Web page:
The DNC hack of 2016 provides a case example of why organizations need a strong cybersecurity program. In this case, campaign chairman John Podesta forwarded a suspect email to an aide, who mistakenly replied that “This is a legitimate email.” Podesta promptly changed his password via the email, compromising his account and the DNC.
By now, DNC officials knew they were being targeted. The spyphishers exploited this and created a spoofed email that looked just like one claiming their account had been compromised. Very meta, and very clever.
Why It Works
Just like for whale phishing, spyphishers are very pernicious and will use every tactic at hand. One weak link in the organization can give them broad access and the ability to impersonate individuals within an organization.
How to Protect Yourself from Spyphishing Attacks
Assuming you’re a government or political organization, I sincerely hope you’re already being as diligent as possible when it comes to cybersecurity. One weak link can compromise an organization, so you’ll need to have a robust training regimen in place, as well as safeguards such as two-factor authentication.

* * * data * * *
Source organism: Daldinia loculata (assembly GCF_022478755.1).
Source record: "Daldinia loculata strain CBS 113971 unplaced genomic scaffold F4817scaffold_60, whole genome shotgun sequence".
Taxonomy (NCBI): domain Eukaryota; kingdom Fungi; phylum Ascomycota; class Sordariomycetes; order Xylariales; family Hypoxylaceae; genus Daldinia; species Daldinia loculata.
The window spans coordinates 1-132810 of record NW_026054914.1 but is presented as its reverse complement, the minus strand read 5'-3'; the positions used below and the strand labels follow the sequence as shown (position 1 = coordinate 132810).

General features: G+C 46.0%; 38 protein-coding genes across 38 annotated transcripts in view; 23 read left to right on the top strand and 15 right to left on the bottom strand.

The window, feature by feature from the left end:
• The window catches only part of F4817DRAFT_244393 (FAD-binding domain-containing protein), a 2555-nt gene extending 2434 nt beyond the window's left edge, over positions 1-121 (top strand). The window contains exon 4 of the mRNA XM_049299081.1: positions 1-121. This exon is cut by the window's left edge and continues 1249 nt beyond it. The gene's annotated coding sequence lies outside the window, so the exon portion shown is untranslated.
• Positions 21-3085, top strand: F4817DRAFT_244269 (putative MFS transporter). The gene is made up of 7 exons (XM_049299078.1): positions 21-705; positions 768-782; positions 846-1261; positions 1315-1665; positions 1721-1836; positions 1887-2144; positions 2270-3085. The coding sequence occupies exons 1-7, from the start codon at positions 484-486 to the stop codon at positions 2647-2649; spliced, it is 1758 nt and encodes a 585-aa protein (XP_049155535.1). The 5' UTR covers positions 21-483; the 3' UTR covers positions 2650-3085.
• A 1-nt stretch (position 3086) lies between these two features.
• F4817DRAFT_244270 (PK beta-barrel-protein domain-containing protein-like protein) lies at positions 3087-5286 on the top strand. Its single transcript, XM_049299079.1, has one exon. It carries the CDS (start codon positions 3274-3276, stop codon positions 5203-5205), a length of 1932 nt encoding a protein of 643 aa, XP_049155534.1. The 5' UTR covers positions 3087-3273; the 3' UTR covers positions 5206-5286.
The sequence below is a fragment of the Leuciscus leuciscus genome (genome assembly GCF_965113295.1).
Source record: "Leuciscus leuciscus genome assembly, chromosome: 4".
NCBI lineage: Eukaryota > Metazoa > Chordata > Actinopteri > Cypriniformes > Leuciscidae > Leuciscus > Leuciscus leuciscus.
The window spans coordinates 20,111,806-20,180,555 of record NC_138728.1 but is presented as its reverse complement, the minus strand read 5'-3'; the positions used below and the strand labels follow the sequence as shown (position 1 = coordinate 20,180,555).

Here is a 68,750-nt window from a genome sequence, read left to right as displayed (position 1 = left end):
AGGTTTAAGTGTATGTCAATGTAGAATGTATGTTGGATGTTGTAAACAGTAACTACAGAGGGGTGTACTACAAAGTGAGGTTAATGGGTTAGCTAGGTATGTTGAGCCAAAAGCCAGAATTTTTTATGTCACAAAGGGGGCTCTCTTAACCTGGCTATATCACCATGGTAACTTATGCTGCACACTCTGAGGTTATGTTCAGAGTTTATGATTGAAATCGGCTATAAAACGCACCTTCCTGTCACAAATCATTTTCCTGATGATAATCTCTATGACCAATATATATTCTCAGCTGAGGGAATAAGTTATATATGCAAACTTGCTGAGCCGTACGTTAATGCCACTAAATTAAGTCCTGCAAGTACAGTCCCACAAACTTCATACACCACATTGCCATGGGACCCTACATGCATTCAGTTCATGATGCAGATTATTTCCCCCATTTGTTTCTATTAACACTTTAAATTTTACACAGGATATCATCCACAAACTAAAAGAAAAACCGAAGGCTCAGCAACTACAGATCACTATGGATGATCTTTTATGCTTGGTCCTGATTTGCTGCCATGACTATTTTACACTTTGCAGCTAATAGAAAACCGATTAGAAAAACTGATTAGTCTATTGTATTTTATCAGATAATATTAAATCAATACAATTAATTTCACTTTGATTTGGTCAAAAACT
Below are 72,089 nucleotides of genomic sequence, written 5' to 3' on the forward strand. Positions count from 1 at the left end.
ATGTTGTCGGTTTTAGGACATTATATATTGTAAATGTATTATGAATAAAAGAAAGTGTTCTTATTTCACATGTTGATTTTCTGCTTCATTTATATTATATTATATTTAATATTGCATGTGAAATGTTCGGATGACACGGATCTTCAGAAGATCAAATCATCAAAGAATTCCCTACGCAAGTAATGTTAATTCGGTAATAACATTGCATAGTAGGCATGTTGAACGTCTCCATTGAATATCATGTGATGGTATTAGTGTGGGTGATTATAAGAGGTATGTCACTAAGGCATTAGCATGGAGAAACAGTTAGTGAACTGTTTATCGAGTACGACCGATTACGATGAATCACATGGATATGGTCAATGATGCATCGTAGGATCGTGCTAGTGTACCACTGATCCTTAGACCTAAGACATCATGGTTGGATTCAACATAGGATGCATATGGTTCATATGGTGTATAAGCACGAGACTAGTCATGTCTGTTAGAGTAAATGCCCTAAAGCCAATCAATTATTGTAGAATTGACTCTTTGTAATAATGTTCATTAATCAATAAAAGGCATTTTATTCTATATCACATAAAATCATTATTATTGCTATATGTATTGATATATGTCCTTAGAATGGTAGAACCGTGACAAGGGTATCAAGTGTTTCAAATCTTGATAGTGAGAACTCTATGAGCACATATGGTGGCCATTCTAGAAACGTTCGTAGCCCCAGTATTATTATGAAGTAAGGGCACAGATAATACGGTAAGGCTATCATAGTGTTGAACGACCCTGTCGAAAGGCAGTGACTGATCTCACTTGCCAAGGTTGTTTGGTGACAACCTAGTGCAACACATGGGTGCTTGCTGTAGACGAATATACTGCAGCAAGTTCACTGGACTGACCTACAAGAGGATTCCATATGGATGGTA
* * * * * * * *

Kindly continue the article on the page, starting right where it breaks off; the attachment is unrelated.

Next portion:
The next set of attacks don’t fit the strictest definition of phishing, which would limit phishing to attacks deployed via email. But they deploy the same method – impersonation and deception – to achieve the same goals, whether they’re exploiting email, social media, or yes, dating apps.
Anglerphish: Social Media Scammers
The Anglerphish finds its prey on social media. These scammers usually pose as customer service accounts for big companies, and go after people complaining about a product or service. When someone takes to Twitter to complain, the anglerphish replies as though they represent the company, and then switch over to direct messages so they can gather your credit card number or other info and make a quick buck.
Why It Works
The anglerphish preys on frustration, and offers a solution to a customer’s issue. Their targets have probably tried other ways to get help before they took to social media. For the most part, these targets arenot out to raise hell for a company – although they’re more than willing to do so – but instead just want to solve their issue.
Along comes the anglerphish, ready to offer exactly what they’re looking for. Often enough, their targets are so eager to find a solution they won’t think twice before handing over their credit card number.
How to Protect Yourself from Anglerphishing Attacks
This kind of scenario is exactly why Twitter and Facebook implemented the blue check system: if someone proves they are who they say they are, they can get verified. With it comes the blue check next to their name, which affirms they are the real deal.